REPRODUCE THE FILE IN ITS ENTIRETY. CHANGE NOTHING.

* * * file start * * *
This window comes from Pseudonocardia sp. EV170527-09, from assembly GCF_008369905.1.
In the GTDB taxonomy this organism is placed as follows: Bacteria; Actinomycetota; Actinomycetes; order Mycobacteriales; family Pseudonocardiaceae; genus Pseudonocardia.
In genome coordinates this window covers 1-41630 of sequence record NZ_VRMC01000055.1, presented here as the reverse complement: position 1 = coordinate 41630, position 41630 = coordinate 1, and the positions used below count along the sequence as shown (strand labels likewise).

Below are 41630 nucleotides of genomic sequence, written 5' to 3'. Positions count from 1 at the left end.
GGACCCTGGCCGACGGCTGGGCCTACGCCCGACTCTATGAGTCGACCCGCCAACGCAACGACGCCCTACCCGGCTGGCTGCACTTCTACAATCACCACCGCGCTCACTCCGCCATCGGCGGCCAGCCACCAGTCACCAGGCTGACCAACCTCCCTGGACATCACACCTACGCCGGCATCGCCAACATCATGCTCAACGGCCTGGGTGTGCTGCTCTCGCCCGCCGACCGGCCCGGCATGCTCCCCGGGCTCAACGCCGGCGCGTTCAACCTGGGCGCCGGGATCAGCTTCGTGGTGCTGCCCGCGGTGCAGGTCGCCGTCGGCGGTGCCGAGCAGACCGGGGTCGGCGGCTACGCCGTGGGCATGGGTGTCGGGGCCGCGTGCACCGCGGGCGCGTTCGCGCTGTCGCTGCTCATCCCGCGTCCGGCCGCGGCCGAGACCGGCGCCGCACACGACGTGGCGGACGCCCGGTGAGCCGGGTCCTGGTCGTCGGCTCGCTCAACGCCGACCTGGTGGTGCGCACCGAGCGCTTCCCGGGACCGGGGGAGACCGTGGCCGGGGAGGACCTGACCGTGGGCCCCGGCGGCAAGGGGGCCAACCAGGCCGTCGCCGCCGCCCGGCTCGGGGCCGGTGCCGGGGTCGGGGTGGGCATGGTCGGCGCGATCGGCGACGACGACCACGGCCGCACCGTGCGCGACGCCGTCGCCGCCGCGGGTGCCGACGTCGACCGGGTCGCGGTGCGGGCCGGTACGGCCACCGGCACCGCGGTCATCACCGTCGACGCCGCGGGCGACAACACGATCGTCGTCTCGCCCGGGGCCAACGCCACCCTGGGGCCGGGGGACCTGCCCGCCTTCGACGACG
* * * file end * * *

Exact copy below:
This window comes from Pseudonocardia sp. EV170527-09, from assembly GCF_008369905.1.
In the GTDB taxonomy this organism is placed as follows: Bacteria; Actinomycetota; Actinomycetes; order Mycobacteriales; family Pseudonocardiaceae; genus Pseudonocardia.
In genome coordinates this window covers 1-41630 of sequence record NZ_VRMC01000055.1, presented here as the reverse complement: position 1 = coordinate 41630, position 41630 = coordinate 1, and the positions used below count along the sequence as shown (strand labels likewise).

Below are 41630 nucleotides of genomic sequence, written 5' to 3'. Positions count from 1 at the left end.
GGACCCTGGCCGACGGCTGGGCCTACGCCCGACTCTATGAGTCGACCCGCCAACGCAACGACGCCCTACCCGGCTGGCTGCACTTCTACAATCACCACCGCGCTCACTCCGCCATCGGCGGCCAGCCACCAGTCACCAGGCTGACCAACCTCCCTGGACATCACACCTACGCCGGCATCGCCAACATCATGCTCAACGGCCTGGGTGTGCTGCTCTCGCCCGCCGACCGGCCCGGCATGCTCCCCGGGCTCAACGCCGGCGCGTTCAACCTGGGCGCCGGGATCAGCTTCGTGGTGCTGCCCGCGGTGCAGGTCGCCGTCGGCGGTGCCGAGCAGACCGGGGTCGGCGGCTACGCCGTGGGCATGGGTGTCGGGGCCGCGTGCACCGCGGGCGCGTTCGCGCTGTCGCTGCTCATCCCGCGTCCGGCCGCGGCCGAGACCGGCGCCGCACACGACGTGGCGGACGCCCGGTGAGCCGGGTCCTGGTCGTCGGCTCGCTCAACGCCGACCTGGTGGTGCGCACCGAGCGCTTCCCGGGACCGGGGGAGACCGTGGCCGGGGAGGACCTGACCGTGGGCCCCGGCGGCAAGGGGGCCAACCAGGCCGTCGCCGCCGCCCGGCTCGGGGCCGGTGCCGGGGTCGGGGTGGGCATGGTCGGCGCGATCGGCGACGACGACCACGGCCGCACCGTGCGCGACGCCGTCGCCGCCGCGGGTGCCGACGTCGACCGGGTCGCGGTGCGGGCCGGTACGGCCACCGGCACCGCGGTCATCACCGTCGACGCCGCGGGCGACAACACGATCGTCGTCTCGCCCGGGGCCAACGCCACCCTGGGGCCGGGGGACCTGCCCGCCTTCGACGACG